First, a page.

United States: Running on Empty
- Consumers staying power is showing signs of running out as inflation persists and confidence moves sharply lower. While consumers still have the ability to rely on their balance sheets to support spending, it’s uncertain for how much longer they will continue to do so. Piling on the tough news was the weak ISM manufacturing report for June, which illustrates that we are not just seeing weakness out of the consumer, but investment spending as well.
- Next week: ISM Services (Wed), Trade Balance (Thu), Nonfarm Payrolls (Fri)
International: China’s Economy Starting to Recover, U.K. Recession Seems Inevitable
- This week, we received further evidence that China’s economy is on the road to recovery from its lockdown-induced slump. On the other hand, as U.K inflation accelerates further this year, and we expect the U.S. economy to slow late this year and fall into recession during 2023, we believe that could also be enough to tip the U.K. economy into recession by early next year.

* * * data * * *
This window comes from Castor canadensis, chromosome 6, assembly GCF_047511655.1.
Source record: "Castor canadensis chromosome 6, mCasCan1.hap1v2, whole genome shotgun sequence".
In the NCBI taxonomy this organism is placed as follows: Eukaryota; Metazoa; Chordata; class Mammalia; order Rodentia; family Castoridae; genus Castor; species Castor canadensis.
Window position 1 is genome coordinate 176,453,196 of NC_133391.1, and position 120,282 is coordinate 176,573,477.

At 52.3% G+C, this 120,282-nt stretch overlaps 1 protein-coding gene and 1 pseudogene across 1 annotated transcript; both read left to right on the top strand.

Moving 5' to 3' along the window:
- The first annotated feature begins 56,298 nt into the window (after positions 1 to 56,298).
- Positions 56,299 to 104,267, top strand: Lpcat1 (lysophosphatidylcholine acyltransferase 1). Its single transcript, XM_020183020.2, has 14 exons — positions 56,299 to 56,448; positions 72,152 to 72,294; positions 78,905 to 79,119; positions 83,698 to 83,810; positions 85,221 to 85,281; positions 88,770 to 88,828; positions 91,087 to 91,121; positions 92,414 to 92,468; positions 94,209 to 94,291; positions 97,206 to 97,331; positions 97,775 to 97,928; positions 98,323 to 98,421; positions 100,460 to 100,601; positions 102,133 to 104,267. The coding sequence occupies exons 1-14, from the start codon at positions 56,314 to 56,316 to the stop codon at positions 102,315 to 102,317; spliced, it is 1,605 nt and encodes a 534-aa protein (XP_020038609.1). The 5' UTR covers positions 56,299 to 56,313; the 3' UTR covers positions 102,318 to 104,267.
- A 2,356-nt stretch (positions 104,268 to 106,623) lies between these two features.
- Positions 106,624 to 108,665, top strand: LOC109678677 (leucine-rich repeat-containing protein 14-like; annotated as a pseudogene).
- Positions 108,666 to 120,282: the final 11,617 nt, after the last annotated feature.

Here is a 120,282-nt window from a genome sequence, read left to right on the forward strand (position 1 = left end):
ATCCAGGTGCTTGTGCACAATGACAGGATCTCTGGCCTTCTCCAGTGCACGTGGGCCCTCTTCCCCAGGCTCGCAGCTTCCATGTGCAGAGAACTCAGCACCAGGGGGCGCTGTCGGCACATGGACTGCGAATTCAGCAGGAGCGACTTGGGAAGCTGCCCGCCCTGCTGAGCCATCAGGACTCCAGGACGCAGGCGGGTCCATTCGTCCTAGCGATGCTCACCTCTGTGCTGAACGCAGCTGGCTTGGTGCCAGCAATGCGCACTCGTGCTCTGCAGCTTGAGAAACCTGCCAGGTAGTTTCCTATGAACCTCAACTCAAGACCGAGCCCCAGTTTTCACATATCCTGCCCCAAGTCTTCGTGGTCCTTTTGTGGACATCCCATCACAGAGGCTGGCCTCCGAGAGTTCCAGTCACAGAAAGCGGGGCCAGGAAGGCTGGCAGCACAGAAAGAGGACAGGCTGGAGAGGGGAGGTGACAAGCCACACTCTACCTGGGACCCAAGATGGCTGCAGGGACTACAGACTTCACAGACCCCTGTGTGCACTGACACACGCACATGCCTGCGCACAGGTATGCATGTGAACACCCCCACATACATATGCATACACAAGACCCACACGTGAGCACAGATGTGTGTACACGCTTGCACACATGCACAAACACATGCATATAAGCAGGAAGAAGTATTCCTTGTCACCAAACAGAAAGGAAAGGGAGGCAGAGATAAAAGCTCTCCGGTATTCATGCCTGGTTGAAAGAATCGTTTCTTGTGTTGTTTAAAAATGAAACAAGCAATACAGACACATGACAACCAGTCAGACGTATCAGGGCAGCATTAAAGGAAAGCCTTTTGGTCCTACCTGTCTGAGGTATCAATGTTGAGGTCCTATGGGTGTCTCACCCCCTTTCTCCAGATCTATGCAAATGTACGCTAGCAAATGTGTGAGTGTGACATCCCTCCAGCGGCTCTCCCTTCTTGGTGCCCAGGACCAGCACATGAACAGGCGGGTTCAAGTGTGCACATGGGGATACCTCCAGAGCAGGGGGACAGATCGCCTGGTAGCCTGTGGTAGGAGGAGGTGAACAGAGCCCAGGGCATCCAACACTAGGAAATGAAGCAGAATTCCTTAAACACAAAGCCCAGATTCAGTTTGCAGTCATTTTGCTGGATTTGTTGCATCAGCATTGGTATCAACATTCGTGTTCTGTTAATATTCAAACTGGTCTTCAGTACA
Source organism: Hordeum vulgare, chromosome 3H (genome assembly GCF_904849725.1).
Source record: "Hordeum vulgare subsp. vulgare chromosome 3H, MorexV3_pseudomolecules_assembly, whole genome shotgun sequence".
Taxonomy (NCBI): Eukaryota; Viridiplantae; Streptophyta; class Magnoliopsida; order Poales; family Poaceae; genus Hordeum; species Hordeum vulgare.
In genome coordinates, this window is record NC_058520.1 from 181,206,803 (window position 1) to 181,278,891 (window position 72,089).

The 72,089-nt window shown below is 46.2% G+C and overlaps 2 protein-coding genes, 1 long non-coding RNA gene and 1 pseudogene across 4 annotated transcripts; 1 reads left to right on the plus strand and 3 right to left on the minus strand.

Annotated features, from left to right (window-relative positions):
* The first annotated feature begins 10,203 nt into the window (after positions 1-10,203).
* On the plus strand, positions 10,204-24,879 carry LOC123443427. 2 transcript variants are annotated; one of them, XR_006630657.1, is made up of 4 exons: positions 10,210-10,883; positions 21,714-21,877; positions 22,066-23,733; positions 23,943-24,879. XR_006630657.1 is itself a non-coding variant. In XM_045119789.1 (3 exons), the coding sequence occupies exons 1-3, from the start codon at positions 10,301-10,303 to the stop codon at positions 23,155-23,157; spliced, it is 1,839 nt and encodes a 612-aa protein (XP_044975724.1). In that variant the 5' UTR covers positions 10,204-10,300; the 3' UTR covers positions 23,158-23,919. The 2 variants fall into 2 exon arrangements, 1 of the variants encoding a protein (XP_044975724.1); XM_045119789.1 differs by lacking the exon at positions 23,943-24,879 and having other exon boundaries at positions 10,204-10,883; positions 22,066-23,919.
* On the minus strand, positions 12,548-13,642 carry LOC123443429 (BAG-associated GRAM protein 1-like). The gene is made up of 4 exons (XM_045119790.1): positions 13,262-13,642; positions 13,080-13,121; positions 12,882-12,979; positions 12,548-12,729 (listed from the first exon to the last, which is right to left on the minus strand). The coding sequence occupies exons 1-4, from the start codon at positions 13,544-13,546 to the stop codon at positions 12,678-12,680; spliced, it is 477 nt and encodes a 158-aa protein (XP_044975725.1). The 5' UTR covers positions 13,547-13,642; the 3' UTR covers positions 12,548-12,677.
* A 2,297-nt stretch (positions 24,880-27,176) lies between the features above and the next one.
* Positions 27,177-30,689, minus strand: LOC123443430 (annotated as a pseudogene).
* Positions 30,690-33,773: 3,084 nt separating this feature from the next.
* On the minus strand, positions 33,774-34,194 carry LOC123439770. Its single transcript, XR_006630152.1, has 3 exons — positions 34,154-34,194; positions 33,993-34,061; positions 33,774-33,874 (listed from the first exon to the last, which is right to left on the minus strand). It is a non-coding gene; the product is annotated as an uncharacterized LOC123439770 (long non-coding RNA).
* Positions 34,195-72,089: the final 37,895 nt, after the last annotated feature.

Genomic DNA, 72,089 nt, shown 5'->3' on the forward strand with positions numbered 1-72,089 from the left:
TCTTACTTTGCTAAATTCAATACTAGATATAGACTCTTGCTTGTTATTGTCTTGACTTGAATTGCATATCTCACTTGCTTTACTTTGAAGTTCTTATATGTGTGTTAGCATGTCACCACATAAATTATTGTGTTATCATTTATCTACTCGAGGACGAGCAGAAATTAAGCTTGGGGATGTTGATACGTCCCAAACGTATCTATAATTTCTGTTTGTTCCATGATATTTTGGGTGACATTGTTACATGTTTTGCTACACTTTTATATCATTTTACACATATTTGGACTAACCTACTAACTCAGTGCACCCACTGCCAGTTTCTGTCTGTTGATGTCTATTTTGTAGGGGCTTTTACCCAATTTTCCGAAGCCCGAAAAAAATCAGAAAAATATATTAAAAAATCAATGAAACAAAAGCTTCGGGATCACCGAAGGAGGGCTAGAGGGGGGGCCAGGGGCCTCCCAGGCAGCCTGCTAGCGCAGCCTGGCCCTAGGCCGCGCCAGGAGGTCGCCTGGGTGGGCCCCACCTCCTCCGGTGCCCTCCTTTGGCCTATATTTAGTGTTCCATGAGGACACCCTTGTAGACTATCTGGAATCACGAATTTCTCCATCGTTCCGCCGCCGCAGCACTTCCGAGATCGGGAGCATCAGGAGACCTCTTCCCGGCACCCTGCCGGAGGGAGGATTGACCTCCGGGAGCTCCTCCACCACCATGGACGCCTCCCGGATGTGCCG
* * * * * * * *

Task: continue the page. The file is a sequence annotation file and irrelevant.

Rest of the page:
- Next week: Reserve Bank of Australia (Tue), Central Bank of Peru (Thu), Mexico CPI (Thu)
Credit Market Insights: Pay Ya Later
- Consumers have increasingly relied on their balance sheets to fund spending, and as consumers tap credit, a less traditional service, Buy Now, Pay Later, has received increased attention. This week, we unpack what we know and importantly what we do not yet know about the service.
Topic of the Week: U.S. Recession Is Likely, and Global Contagion Is Unavoidable
- Inflation has trended uncomfortably high in many countries around the world, even as policymakers have ramped up monetary tightening cycles. The worldwide inflation problem has created an interesting dichotomy for the global economy, and as a result, we have made significant changes to our forecast profile for many central banks and economies.